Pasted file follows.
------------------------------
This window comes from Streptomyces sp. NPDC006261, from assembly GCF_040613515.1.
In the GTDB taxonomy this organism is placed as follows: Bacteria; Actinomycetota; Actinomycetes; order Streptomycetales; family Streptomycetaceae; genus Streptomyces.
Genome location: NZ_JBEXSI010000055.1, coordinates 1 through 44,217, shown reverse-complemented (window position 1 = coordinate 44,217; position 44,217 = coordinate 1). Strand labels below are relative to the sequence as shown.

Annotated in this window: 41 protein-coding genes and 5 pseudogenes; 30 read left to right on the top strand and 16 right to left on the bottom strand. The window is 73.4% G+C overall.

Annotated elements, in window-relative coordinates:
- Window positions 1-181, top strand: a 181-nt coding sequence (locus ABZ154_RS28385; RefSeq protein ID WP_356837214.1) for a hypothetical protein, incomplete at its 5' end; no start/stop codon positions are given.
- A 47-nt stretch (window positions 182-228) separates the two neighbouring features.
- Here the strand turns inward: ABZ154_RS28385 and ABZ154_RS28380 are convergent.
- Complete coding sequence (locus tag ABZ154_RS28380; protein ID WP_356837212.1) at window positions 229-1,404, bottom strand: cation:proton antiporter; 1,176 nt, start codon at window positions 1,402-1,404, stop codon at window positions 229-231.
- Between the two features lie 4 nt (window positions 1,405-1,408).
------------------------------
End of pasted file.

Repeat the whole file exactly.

This window comes from Streptomyces sp. NPDC006261, from assembly GCF_040613515.1.
In the GTDB taxonomy this organism is placed as follows: Bacteria; Actinomycetota; Actinomycetes; order Streptomycetales; family Streptomycetaceae; genus Streptomyces.
Genome location: NZ_JBEXSI010000055.1, coordinates 1 through 44,217, shown reverse-complemented (window position 1 = coordinate 44,217; position 44,217 = coordinate 1). Strand labels below are relative to the sequence as shown.

Annotated in this window: 41 protein-coding genes and 5 pseudogenes; 30 read left to right on the top strand and 16 right to left on the bottom strand. The window is 73.4% G+C overall.

Annotated elements, in window-relative coordinates:
- Window positions 1-181, top strand: a 181-nt coding sequence (locus ABZ154_RS28385; RefSeq protein ID WP_356837214.1) for a hypothetical protein, incomplete at its 5' end; no start/stop codon positions are given.
- A 47-nt stretch (window positions 182-228) separates the two neighbouring features.
- Here the strand turns inward: ABZ154_RS28385 and ABZ154_RS28380 are convergent.
- Complete coding sequence (locus tag ABZ154_RS28380; protein ID WP_356837212.1) at window positions 229-1,404, bottom strand: cation:proton antiporter; 1,176 nt, start codon at window positions 1,402-1,404, stop codon at window positions 229-231.
- Between the two features lie 4 nt (window positions 1,405-1,408).